Merkel moves to allay criticism over UN abstention

 

GERMANY:GERMANY HAS deflected criticism over its abstention from the UN Security Council resolution on Libya by offering to boost its military participation in Afghanistan.

Chancellor Angela Merkel and foreign minister Guido Westerwelle said they withheld their support for the resolution as Germany was not prepared to participate in any military operation with “significant dangers and risks”.

German officials insisted yesterday that Berlin’s concerns about the mission would not see it try to block any military action.

In a hastily arranged press conference, Dr Merkel announced she would attend today’s talks on Libya in Paris. She said Germany had offered to boost its reconnaissance responsibilities in Afghanistan to reduce the military burden on its Nato allies.

“We wish our partners success because we follow the same political goals but we are of a different position regarding the chances of success,” said Dr Merkel. “Our hearts are heavy. It is no easy decision but one has to consider what will happen in the end.”

German foreign policy analysts suggest the growing tensions over Libya have exposed the yawning gap between Germany’s foreign policy ambitions and its realpolitik nerve.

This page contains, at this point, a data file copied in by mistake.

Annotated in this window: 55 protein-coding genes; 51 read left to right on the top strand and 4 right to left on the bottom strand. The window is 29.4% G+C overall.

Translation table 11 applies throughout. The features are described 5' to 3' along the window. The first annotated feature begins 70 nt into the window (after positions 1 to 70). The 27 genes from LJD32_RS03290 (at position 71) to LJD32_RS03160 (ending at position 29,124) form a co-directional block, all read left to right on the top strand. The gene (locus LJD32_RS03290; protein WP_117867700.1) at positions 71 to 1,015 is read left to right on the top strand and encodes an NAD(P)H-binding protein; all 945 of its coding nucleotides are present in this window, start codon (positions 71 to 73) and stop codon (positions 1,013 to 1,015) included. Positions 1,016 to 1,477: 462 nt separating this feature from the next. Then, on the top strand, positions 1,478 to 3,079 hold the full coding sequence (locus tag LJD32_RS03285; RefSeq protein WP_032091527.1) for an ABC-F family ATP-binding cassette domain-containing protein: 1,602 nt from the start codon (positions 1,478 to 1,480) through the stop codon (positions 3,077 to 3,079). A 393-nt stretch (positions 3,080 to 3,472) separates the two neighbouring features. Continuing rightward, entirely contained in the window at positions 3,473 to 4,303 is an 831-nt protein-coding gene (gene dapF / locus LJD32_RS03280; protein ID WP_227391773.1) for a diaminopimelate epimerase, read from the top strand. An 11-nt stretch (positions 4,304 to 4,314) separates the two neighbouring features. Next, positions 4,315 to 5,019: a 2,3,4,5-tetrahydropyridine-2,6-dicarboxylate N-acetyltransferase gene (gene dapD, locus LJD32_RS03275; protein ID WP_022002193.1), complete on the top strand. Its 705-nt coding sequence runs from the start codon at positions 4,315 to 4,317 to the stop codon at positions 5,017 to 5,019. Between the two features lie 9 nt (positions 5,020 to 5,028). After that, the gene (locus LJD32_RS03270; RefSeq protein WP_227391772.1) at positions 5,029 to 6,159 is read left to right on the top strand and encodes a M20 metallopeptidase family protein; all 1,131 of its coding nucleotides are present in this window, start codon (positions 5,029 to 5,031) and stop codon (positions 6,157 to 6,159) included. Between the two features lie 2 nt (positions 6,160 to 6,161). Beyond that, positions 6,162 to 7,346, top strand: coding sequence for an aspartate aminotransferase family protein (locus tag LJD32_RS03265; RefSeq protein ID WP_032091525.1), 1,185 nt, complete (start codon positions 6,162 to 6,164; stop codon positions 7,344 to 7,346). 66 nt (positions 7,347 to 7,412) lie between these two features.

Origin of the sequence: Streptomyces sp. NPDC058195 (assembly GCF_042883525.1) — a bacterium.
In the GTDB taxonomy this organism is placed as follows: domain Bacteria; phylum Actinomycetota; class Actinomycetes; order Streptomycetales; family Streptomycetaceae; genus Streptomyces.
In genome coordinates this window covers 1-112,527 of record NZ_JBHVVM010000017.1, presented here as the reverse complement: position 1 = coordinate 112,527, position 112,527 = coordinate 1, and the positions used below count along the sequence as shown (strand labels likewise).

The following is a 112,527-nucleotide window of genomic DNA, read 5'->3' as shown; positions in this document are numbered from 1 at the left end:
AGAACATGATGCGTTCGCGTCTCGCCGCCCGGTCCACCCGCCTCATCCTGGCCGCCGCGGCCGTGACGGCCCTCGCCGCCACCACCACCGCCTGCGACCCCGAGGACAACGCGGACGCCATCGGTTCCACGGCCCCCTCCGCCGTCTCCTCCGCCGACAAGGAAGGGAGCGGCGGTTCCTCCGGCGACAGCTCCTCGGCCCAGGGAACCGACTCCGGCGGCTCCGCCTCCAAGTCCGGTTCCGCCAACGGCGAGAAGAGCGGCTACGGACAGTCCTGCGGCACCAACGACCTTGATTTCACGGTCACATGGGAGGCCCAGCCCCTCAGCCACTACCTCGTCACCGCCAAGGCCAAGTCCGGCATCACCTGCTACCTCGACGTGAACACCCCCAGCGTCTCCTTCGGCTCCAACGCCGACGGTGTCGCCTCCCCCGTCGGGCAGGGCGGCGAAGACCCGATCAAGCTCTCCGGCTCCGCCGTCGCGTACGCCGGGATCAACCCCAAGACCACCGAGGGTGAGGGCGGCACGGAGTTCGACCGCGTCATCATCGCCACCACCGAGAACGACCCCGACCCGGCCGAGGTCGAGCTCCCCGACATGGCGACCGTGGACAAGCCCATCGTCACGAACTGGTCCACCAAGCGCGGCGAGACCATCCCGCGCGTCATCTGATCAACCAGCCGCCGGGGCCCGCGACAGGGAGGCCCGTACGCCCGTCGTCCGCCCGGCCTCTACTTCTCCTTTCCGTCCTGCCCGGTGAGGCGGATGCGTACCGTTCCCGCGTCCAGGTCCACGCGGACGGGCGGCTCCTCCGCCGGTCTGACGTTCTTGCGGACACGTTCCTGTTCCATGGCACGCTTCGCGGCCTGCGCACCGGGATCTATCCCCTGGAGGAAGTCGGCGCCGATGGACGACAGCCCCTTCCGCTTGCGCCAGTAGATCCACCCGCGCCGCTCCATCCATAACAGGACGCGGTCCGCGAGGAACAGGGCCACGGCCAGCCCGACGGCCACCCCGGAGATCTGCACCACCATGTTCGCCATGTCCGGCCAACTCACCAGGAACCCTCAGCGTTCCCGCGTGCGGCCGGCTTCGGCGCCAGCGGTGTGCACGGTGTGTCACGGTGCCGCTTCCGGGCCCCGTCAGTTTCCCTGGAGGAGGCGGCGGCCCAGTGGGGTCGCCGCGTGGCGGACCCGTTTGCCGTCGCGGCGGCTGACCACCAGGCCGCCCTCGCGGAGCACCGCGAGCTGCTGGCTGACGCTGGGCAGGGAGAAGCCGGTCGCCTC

When Germany took its seat last January as non-permanent security council member, Mr Westerwelle promised a new era in confident German foreign policy.

Yesterday the German media attacked the abstention as “shameful” and a “new low in German foreign policy”.

“After all the big talk from the foreign minister, this is a disgrace,” thundered the centre-left Süddeutsche Zeitung daily.

Leading foreign policy analysts were more circumspect.

“Germany is very good at making plans and sticking to them, building up political capacity and so on, but not at all good at reacting to unfolding events,” said Dr Henning Riecke of the Germany Council of Foreign Relations. “Military power as a tool of policy remains alien to Germany, and Germans remain sceptical of it. Germany remains a country unable and unwilling to take the lead. This might disappoint our partners but it’s the way it is.”

Other analysts expressed surprise at how Berlin had cooled off on Libya after strong support for the opposition forces initially.

Mr Westerwelle was the first western figure to criticise human rights violations in Libya and Berlin diplomats played a central role in pushing for and formulating the first UN resolution against Tripoli.

But after insisting that sanctions alone would not be a strong enough reaction, Berlin declined to back France’s no-fly-zone initiative and, on Thursday, abstained from the security council vote.

“This all has exposed just how much Berlin has overestimated its own foreign policy skills,” said Dr Thomas Hasel, North Africa expert of Berlin’s Free University.

Mr Hamadi el-Aouni, a Middle East analyst in Berlin, suggested the Libyan drama marked the end of Berlin’s ambitions for a permanent seat in an expanded security council. “It shows that Germany is and will remain a second-class power,” he said, “one that continues to see foreign policy not as a military but an economic matter.”